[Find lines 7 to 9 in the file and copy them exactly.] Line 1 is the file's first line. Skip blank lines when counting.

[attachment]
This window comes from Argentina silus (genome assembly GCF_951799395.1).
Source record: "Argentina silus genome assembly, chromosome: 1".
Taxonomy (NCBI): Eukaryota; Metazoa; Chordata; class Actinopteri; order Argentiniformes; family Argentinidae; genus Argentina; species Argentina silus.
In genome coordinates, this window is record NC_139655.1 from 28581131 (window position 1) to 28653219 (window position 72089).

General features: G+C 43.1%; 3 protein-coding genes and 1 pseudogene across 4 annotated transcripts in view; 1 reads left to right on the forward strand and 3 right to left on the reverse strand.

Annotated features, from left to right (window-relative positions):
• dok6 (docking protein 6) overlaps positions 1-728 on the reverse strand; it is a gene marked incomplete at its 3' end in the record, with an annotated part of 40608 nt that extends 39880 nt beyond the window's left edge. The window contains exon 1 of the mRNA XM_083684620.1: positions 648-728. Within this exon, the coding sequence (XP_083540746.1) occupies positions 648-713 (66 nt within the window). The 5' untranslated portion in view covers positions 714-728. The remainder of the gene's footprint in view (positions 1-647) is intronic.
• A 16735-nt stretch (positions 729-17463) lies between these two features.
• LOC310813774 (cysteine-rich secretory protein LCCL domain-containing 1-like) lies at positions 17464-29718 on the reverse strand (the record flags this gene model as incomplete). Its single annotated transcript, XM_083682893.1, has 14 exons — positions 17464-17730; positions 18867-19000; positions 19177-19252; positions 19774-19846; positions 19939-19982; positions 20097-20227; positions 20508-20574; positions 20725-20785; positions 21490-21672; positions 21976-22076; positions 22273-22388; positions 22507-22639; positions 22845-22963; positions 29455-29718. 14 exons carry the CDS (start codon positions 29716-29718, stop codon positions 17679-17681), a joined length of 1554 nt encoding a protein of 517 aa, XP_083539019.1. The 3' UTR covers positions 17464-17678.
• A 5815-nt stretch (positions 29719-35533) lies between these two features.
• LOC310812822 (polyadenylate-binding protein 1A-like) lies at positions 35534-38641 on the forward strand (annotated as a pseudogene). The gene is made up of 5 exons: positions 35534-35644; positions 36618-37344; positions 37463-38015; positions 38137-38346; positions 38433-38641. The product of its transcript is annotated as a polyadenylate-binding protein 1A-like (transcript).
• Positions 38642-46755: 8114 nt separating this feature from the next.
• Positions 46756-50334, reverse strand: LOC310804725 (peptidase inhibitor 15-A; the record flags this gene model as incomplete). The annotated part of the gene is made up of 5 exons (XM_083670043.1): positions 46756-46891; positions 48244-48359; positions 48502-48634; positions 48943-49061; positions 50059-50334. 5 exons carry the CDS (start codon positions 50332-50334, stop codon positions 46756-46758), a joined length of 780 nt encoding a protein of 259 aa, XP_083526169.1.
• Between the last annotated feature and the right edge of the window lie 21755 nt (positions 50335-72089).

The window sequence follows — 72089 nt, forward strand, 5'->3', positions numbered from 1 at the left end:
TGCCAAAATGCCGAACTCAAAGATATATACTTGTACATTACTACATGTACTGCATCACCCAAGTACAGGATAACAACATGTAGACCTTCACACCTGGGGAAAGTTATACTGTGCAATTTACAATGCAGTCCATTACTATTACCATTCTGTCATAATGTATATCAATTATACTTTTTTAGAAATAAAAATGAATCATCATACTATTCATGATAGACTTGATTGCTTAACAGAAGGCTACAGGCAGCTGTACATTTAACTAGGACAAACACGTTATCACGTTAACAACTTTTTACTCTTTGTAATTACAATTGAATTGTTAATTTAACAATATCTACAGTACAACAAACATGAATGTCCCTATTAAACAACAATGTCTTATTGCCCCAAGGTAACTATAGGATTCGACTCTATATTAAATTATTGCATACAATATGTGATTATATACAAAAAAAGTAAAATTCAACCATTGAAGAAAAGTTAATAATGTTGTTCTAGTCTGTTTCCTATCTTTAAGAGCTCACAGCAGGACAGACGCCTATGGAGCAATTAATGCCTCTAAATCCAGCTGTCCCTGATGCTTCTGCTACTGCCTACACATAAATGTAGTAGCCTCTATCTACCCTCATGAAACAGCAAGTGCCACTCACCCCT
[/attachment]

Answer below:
• dok6 (docking protein 6) overlaps positions 1-728 on the reverse strand; it is a gene marked incomplete at its 3' end in the record, with an annotated part of 40608 nt that extends 39880 nt beyond the window's left edge. The window contains exon 1 of the mRNA XM_083684620.1: positions 648-728. Within this exon, the coding sequence (XP_083540746.1) occupies positions 648-713 (66 nt within the window). The 5' untranslated portion in view covers positions 714-728. The remainder of the gene's footprint in view (positions 1-647) is intronic.
• A 16735-nt stretch (positions 729-17463) lies between these two features.
• LOC310813774 (cysteine-rich secretory protein LCCL domain-containing 1-like) lies at positions 17464-29718 on the reverse strand (the record flags this gene model as incomplete). Its single annotated transcript, XM_083682893.1, has 14 exons — positions 17464-17730; positions 18867-19000; positions 19177-19252; positions 19774-19846; positions 19939-19982; positions 20097-20227; positions 20508-20574; positions 20725-20785; positions 21490-21672; positions 21976-22076; positions 22273-22388; positions 22507-22639; positions 22845-22963; positions 29455-29718. 14 exons carry the CDS (start codon positions 29716-29718, stop codon positions 17679-17681), a joined length of 1554 nt encoding a protein of 517 aa, XP_083539019.1. The 3' UTR covers positions 17464-17678.